Rajan has tempted me to blog about this contentsutra post.
... From outsourced sweat shops to co-production deals, that's the way to go for Indian animation companies. India's animation talent cannot be underestimated. For instance, Walt Disney’s 2005 blockbuster Chronicles of Narnia: The Lion, The Witch and The Wardrobe was done out of India. It was executed by a 700-strong team in the Los Angeles and Mumbai offices of animation and visual effects studio Rhythm & Hues. ...
I am a computer graphics researcher and am very interested in the entertainment industry. I would even like to take a job in India but I haven't done so ! The reason ? I disagree to the fact that Indian animation industry has come of age.
This is a problem not just with the animation industry, but with the Indian industry in general. Most of the revenue that India earns through software is by offering services. In fact, major companies such as Infosys, TCS, Wipro etc. have hardly developed any products !
Sometime last year, I had the opportunity to ask a question to the very vice-presidents of TCS, Infosys, Satyam and Wipro themselves. This was during a seminar in ISB on the expected rates of growth for the Indian software industry.
"Sir, inspite of making huge dollar profits, your company doesn't develop any products. Why ? What problems do you face in building an image and marketing the product ? Why doesn't your company see this as a good source of earning revenue ?"
This question made them all uneasy. The VPs of Infosys and TCS mentioned the names of a few products that their companies built.
"But what is the percentage of revenue that these products are earning for your company ? What is the corresponding ratio for companies of similar size in the Silicon Valley ? "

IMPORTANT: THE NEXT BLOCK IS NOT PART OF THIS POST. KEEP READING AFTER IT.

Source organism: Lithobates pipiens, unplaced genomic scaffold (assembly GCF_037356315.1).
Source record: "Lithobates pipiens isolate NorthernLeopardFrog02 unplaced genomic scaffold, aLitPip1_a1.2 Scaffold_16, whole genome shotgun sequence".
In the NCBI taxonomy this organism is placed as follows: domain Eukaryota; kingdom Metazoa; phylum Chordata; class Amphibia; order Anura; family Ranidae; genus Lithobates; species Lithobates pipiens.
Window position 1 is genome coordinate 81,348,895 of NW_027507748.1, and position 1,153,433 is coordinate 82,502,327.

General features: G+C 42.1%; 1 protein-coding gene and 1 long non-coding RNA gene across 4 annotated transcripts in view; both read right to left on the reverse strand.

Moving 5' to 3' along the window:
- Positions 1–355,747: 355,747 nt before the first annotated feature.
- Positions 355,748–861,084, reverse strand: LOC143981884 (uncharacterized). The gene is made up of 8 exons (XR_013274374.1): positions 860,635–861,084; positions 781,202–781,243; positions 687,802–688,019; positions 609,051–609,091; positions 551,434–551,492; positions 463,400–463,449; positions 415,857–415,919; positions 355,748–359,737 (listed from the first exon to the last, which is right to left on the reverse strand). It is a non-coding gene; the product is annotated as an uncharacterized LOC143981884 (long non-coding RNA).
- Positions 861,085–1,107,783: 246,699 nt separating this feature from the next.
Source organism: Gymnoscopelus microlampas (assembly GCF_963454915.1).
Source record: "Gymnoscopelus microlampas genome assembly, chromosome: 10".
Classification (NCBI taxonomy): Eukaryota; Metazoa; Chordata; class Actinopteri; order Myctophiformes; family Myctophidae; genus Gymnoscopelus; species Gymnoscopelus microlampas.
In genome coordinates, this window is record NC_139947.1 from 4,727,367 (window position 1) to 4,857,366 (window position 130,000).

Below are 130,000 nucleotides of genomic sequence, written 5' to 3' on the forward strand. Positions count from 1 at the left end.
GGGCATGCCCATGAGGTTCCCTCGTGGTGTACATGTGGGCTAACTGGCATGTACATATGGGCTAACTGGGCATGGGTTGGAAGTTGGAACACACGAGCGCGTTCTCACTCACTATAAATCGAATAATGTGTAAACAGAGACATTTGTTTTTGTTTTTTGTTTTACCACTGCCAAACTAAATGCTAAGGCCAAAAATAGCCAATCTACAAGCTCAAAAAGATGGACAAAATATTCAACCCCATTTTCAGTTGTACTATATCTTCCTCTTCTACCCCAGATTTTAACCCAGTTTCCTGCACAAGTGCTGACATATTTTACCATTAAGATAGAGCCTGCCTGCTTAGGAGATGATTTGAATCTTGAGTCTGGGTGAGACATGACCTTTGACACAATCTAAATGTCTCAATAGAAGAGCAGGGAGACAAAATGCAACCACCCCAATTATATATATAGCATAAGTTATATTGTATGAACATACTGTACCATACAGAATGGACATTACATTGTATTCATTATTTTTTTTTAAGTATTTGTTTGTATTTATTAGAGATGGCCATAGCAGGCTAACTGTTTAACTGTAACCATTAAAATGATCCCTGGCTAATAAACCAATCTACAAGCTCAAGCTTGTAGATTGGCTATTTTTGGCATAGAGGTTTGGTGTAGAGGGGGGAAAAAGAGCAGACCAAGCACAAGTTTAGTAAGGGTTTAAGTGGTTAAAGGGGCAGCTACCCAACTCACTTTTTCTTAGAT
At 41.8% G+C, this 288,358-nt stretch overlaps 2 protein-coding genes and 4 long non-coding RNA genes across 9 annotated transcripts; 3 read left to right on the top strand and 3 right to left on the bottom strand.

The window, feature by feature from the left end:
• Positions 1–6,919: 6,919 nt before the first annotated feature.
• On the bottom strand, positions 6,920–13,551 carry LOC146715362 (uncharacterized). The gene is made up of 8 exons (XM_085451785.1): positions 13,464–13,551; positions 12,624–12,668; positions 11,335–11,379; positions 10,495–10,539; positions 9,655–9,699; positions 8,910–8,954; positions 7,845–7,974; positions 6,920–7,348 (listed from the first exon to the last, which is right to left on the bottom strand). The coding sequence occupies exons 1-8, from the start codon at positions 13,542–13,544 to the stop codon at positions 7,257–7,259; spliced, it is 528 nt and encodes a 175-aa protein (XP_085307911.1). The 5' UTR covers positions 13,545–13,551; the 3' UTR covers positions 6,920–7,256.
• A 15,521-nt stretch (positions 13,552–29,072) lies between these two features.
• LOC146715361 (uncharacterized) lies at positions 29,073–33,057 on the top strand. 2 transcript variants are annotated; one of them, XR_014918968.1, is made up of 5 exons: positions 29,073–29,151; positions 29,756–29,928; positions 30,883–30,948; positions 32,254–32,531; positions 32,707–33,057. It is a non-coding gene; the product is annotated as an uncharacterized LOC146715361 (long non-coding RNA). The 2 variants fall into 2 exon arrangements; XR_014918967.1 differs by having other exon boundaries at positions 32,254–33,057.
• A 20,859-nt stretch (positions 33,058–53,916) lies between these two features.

At this point, the VP of Satyam was visibly angry. He beckoned me and said, "The conditions in Hyderabad and in the Silicon Valley are very different. They have good universities up there and they have a totally different mode of thinking."
Then I replied, "Sir, I belong to IIIT which is just next door. Our university is research oriented and we have good developers in our student community."
Then he said, "Yes, I know. Why don't you meet me in person and we can talk this over during lunch ?"
But I didn't/couldn't meet him during lunch :)
Even though none of the VPs admitted the reason to me, I knew it already. Indian companies are notorious for averting risks ! Developing a product has several inherent risks and invites ferocious competition on the global scale. Indian companies want to play it safe. In other words, they are chickened out ! I am not saying that chickening out is a bad thing, it surely has some merit from the perspective of the chicken. :))
So where am I ? Yeah, this is the same reason why I don't expect Indian animation companies to do anything wonderful on the global scale. These companies are too scared to take any risks and to develop any products (in this case, a movie or a videogame). During the inception and the development phases, they are wont do cut down costs, overwork the employees, use terrible/incapable managers and miss deadlines. No client is waiting for the work to get done, and thus nobody becomes accountable for the product ! After all, nobody has believed in the first place that the product would be any good anyway !